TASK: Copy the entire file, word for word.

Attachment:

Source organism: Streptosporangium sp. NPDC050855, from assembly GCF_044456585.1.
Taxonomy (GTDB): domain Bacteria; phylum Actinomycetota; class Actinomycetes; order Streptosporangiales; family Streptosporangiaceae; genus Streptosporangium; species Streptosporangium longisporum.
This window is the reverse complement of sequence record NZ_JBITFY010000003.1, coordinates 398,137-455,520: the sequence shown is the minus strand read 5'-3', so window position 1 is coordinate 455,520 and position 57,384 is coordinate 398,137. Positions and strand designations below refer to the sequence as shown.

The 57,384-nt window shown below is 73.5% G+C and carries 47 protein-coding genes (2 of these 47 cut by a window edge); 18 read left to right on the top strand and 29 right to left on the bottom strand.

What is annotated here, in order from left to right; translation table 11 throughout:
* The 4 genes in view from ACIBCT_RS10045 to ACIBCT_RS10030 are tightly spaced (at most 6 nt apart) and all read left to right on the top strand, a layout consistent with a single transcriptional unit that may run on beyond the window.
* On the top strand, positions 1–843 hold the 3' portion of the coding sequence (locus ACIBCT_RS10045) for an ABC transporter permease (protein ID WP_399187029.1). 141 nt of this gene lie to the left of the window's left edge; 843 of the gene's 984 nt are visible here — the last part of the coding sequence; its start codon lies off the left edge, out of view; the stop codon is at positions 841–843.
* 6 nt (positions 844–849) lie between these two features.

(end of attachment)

Source organism: Streptosporangium sp. NPDC050855, from assembly GCF_044456585.1.
Taxonomy (GTDB): domain Bacteria; phylum Actinomycetota; class Actinomycetes; order Streptosporangiales; family Streptosporangiaceae; genus Streptosporangium; species Streptosporangium longisporum.
This window is the reverse complement of sequence record NZ_JBITFY010000003.1, coordinates 398,137-455,520: the sequence shown is the minus strand read 5'-3', so window position 1 is coordinate 455,520 and position 57,384 is coordinate 398,137. Positions and strand designations below refer to the sequence as shown.

The 57,384-nt window shown below is 73.5% G+C and carries 47 protein-coding genes (2 of these 47 cut by a window edge); 18 read left to right on the top strand and 29 right to left on the bottom strand.

What is annotated here, in order from left to right; translation table 11 throughout:
* The 4 genes in view from ACIBCT_RS10045 to ACIBCT_RS10030 are tightly spaced (at most 6 nt apart) and all read left to right on the top strand, a layout consistent with a single transcriptional unit that may run on beyond the window.
* On the top strand, positions 1–843 hold the 3' portion of the coding sequence (locus ACIBCT_RS10045) for an ABC transporter permease (protein ID WP_399187029.1). 141 nt of this gene lie to the left of the window's left edge; 843 of the gene's 984 nt are visible here — the last part of the coding sequence; its start codon lies off the left edge, out of view; the stop codon is at positions 841–843.
* 6 nt (positions 844–849) lie between these two features.